Principles of Celtic Religious Reconstruction - Classical Writers


Principles of Celtic Religious Reconstruction

The ancient Celts used writing sparingly, and never to make detailed records of their religious beliefs and practices. This means that the Celtic Iron Age has left us no legacy comparable to the Vedas in India, the Avesta in Persia, or even the Iguvine Tablets in Italy. Some writers have been led by this lack of specific written records to claim that nothing can be known of Celtic religion. However, such an assessment is premature. There is, in fact, a large body of evidence available that relates directly or indirectly to the religious traditions of the Celts. In the words of the archaeologist Barry Cunliffe: "It may fairly be said that there is more, varied, evidence for Celtic religion than for any other aspect of Celtic life. The only problem is to be able to assemble it in a systematic form which does not too greatly oversimplify the intricate texture of its detail." (_The Ancient Celts_ (1997) p. 183). The field of Celtic religion can indeed be described as a vast, unassembled jigsaw puzzle made up of a huge number of pieces. Nobody knows for certain what exactly the finished picture should look like, nor can one be sure that all the pieces are available. The initial challenge is to identify which pieces really belong in the puzzle: this first stage has been one of the major preoccupations of Celtic scholars over the past century. At the next stage, an attempt is made to fit the pieces together. Eventually, as more and more of the evidence falls into place, broad patterns emerge, providing a glimpse of the entire picture.


In order to proceed with the long and difficult work of reconstructing pre-Christian Celtic religion, we must first establish which sources we can consult to obtain evidence relevant to the subject. Broadly speaking, there are five types of sources that will be of use to us. Each of them offers particular advantages, but also presents certain difficulties in evaluating the evidence we find there. We will here examine the advantages and disadvantages inherent in each of these five bodies of evidence in turn:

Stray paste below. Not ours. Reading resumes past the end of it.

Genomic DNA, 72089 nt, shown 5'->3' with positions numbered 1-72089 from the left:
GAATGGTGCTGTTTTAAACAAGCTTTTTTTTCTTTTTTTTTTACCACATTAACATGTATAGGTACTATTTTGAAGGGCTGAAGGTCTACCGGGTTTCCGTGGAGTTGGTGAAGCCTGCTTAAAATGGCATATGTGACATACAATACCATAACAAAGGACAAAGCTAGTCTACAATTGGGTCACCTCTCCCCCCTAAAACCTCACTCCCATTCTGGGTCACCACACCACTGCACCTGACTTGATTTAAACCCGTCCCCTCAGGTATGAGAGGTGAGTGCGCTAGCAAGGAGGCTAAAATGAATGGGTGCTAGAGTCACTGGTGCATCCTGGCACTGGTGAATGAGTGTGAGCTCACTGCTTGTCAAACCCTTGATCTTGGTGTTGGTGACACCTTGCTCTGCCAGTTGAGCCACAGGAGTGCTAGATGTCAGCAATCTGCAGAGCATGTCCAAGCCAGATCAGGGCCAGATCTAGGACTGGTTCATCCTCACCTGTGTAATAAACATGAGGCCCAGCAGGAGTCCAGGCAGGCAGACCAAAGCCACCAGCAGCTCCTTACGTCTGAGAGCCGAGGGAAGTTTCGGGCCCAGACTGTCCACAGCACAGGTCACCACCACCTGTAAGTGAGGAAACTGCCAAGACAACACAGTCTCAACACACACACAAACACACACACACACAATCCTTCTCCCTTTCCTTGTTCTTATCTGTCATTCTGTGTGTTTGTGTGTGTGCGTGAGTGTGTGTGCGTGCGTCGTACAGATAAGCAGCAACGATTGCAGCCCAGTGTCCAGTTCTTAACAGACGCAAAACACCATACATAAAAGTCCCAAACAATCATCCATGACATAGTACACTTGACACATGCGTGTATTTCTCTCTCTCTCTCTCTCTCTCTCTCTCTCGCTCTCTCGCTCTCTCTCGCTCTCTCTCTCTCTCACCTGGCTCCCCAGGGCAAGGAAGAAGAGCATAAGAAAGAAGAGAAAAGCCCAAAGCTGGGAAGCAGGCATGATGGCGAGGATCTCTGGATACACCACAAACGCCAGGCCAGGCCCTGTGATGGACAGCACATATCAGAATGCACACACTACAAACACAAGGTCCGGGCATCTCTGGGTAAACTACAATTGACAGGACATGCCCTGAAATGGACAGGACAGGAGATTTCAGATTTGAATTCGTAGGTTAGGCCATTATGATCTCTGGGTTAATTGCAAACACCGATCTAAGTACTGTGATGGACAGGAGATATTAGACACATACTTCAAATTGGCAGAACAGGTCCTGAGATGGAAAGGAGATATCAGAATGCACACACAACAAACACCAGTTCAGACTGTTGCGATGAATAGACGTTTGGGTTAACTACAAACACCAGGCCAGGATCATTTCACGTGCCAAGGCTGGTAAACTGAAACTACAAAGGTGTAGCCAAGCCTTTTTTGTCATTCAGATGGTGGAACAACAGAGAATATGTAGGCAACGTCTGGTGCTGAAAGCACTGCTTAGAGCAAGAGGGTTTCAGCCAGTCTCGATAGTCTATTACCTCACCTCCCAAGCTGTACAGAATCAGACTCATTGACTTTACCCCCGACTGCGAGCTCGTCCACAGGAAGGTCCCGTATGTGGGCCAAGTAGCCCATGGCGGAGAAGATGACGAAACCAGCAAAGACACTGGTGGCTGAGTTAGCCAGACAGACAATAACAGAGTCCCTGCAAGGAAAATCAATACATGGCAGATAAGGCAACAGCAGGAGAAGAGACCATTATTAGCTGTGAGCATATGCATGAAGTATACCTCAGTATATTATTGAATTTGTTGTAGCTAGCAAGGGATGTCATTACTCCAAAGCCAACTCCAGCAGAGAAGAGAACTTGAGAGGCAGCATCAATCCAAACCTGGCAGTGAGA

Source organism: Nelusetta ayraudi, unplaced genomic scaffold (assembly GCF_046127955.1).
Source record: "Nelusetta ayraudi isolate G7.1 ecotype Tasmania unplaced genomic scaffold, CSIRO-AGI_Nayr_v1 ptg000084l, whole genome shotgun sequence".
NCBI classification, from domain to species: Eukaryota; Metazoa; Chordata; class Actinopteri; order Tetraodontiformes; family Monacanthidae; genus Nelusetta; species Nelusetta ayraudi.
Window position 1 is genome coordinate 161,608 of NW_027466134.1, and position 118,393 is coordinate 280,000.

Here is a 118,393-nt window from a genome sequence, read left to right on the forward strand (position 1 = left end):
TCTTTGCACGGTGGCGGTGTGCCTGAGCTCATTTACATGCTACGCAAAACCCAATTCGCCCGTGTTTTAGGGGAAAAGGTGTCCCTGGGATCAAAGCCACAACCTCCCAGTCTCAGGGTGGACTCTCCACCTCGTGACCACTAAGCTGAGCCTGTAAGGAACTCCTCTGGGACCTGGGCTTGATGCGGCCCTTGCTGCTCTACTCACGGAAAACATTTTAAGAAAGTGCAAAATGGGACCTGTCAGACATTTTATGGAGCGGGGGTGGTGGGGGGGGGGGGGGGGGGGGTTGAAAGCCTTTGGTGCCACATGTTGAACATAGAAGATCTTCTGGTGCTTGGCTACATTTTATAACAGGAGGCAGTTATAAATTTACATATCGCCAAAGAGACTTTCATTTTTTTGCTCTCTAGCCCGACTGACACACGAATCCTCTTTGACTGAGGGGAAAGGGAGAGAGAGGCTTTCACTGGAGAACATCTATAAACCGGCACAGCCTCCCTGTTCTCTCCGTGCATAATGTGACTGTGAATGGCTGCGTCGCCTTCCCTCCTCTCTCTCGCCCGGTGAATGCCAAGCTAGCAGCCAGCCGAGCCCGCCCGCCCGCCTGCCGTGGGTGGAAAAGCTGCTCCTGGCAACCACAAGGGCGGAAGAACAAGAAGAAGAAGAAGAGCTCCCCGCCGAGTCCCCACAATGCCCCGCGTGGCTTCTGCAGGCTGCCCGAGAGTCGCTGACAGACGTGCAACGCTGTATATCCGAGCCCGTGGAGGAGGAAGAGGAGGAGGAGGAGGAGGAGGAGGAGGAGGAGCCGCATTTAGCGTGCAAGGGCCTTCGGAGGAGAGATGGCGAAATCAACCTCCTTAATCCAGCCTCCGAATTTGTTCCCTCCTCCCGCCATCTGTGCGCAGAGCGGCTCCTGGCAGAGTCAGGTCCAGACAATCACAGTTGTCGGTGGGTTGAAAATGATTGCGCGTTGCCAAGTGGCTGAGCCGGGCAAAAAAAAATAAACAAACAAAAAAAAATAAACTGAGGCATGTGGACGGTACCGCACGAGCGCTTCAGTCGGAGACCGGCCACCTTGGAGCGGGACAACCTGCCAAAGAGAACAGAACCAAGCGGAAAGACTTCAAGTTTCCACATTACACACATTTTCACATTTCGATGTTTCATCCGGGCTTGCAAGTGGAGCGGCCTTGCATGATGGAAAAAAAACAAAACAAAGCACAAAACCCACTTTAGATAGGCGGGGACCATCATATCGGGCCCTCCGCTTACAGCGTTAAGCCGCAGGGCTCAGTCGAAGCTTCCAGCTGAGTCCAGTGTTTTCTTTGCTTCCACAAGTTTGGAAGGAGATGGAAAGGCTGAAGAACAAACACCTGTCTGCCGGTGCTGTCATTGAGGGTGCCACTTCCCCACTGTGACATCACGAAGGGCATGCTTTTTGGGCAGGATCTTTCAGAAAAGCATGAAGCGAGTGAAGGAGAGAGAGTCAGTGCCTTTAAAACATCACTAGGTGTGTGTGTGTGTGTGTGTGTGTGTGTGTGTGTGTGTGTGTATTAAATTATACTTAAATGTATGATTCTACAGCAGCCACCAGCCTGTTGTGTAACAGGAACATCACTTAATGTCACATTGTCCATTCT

1. Classical Writers
Beginning in the 6th century BCE, Greek writers made mention of people they called Keltoi or Galatai who lived to the north and west of them. At first these descriptions were sketchy and confused, but as the Greeks established colonies along the western Mediterranean they began to trade actively with the Celts, and their accounts became more abundant and more detailed. When, late in the 5th century BCE, large numbers of Gallic Celts, fleeing overpopulation and political instability in their homeland near the Rhine, invaded northern Italy and established settlements there, Celtic civilization came into even sharper focus for the literate peoples of the Mediterranean. As the Celts began to engage in more and more political interaction with their southern neighbors, Greek and Roman writers included them in their histories. Around the turn of the 1st century BCE, Posidonius of Apamaea, a Greek Stoic philosopher from Syria, wrote an extensive description of Celtic culture which has not survived but which was quoted from liberally by later Greek Stoics like Diodorus Siculus, Athenaeus and Strabo, as well as Latin writers like Pomponius Mela. Roman conflict with the Celts in Italy (as well as Roman expansion into Gaul) led other Latin writers to show interest in Celtic matters. The historian Titus Livy (who appears to have been of Celtic descent himself), writing in the 1st century BCE, gave much space in his writings to the early conflicts between the Romans and the Celts and may have included some items of genuine Gaulish tradition, available to him through his ethnic background. And, of course, his older contemporary, Julius Caesar, the main architect of the Roman takeover of Celtic lands, has left us a gripping account of his campaign, complete with detailed descriptions of the people he conquered. These are only some of the best-known sources: tidbits of Celtic lore can show up almost anywhere in Greek and Latin literature, sometimes in the unlikeliest places. In fact, one could say that the whole of Classical literature between the 4th century BCE and the 4th century CE is permeated with allusions to Celtic history and Celtic customs.